Yesterday, the United States Supreme Court (by 5 to 4) in Kennedy v. Louisiana voted to declare unconstitutional a Louisiana statute authorising the death penalty for raping a child, even if there was no loss of life: http://www.supremecourtus.gov/opinions/07pdf/07-343.pdf. The Court applyied its eighth amendment jurisprudence, by which punishment must be consistent with 'evlolving standards of decency'. International human rights law prohibits capital punishment, although States that still retain the death penalty may still use it for the 'most serious crimes' (International Covenant on Civil and Political Rights, art. 6(2)). It is usually argued that the concept of 'most serious crimes' means that the crime must involve intentional loss of life, although some States continue to apply it for crimes such as drug trafficking and, in a few cases, adultery(!).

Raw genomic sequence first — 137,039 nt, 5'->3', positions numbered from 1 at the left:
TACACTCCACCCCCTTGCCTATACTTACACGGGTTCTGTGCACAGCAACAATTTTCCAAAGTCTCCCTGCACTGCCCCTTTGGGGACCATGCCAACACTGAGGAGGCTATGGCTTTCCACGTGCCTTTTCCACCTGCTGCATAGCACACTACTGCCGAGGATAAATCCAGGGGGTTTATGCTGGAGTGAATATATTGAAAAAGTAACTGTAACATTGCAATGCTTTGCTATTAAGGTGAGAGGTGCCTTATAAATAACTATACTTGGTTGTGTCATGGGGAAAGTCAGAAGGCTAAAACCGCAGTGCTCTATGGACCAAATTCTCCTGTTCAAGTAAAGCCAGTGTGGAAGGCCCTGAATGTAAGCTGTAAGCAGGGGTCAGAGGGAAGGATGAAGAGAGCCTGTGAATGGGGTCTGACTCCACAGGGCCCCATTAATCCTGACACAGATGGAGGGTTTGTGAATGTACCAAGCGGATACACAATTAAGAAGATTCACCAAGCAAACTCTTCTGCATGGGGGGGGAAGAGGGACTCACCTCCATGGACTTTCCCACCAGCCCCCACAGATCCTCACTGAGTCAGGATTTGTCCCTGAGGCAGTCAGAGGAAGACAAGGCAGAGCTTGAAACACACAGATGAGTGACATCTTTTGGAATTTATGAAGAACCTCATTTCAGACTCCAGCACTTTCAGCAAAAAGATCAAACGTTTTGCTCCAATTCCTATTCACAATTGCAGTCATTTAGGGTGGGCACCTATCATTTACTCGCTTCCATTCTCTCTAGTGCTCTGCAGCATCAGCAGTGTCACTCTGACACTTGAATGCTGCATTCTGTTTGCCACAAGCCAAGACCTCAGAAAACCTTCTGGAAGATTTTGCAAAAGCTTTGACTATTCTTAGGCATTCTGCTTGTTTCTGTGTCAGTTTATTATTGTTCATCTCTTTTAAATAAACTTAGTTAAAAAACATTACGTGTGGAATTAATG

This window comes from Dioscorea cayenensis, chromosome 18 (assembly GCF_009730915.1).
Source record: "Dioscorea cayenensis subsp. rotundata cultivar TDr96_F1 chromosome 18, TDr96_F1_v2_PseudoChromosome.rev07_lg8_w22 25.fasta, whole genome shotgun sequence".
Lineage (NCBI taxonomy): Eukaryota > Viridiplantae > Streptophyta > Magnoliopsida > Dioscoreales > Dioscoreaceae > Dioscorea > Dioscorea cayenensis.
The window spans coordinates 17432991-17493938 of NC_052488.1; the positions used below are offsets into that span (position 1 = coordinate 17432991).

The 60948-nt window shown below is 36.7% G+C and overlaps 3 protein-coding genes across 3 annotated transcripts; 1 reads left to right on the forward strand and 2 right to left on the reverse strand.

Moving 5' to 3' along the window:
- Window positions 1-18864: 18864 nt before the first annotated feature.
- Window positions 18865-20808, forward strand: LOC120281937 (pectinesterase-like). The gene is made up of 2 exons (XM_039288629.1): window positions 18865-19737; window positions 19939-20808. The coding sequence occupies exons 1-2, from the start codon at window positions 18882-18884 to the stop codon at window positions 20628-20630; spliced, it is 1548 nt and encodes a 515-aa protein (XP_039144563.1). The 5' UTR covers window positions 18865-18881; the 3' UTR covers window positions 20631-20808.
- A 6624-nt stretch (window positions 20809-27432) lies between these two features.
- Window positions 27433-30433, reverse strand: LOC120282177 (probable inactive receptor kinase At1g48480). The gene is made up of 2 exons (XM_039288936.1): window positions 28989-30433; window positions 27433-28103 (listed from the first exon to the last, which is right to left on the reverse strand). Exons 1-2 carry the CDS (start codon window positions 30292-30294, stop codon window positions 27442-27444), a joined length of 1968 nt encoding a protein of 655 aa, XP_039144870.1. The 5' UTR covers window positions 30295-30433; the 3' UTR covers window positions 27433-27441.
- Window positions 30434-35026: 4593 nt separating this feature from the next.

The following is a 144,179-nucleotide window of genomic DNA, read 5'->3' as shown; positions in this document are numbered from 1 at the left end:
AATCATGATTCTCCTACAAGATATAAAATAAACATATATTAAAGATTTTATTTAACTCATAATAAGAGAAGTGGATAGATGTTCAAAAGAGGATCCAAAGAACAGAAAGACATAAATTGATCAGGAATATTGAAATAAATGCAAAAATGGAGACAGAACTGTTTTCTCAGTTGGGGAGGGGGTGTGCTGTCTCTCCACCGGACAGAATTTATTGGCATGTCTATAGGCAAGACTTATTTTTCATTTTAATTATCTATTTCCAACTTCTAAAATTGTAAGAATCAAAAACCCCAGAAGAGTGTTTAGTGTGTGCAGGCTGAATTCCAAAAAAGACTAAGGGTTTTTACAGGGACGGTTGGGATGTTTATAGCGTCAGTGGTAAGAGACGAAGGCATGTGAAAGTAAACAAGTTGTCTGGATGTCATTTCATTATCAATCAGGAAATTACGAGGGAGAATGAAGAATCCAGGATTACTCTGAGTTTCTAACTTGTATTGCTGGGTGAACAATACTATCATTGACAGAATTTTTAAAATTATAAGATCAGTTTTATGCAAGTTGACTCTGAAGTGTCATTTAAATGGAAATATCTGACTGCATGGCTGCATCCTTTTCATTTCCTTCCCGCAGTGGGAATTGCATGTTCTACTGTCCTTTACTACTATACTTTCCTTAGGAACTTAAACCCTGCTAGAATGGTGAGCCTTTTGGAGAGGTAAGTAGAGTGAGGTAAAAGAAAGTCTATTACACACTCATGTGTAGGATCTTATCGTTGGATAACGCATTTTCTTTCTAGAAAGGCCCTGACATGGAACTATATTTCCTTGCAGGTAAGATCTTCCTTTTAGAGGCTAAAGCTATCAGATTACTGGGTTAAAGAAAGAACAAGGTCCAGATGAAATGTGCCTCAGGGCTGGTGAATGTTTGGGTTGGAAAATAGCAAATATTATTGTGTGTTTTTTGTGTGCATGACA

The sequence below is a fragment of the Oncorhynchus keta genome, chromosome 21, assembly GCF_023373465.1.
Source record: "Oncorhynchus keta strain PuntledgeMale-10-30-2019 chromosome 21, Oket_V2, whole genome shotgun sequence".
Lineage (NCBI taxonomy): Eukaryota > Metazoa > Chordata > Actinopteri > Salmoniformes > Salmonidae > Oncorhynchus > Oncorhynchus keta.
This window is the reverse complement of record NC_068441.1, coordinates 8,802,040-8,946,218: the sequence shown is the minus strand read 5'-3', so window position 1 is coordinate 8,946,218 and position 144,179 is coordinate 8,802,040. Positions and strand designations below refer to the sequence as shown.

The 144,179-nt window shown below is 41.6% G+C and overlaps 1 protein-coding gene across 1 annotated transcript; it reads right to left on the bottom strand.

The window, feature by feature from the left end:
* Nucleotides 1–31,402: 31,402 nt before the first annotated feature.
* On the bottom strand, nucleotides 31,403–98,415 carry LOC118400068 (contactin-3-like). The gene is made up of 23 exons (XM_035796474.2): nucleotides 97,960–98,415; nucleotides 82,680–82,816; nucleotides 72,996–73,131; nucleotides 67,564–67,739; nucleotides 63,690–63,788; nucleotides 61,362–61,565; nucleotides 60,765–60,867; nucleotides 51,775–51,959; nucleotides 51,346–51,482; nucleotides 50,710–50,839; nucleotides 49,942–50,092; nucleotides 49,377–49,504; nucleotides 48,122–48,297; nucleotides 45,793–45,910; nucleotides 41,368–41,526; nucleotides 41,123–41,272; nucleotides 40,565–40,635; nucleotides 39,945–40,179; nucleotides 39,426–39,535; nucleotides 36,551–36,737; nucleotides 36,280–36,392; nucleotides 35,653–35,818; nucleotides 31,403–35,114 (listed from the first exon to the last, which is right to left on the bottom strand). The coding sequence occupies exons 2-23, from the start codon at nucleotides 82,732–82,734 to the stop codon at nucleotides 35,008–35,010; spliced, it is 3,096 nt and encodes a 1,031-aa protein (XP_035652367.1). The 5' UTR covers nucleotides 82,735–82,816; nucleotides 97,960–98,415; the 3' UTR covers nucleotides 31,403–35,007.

You will never guess who criticised the Court's opinion: 'I have said repeatedly that I think that the death penalty should be applied in very narrow circumstances for the most egregious of crimes. I think that the rape of a small child, six or eight years old, is a heinous crime, and if a state makes a decision that under narrow, limited, well-defined circumstances, the death penalty is at least potentially applicable, that that does not violate our Constitution.' Those are the words of the Senator from Illinois, Barack Obama.
Thanks to Bill Harzog for this.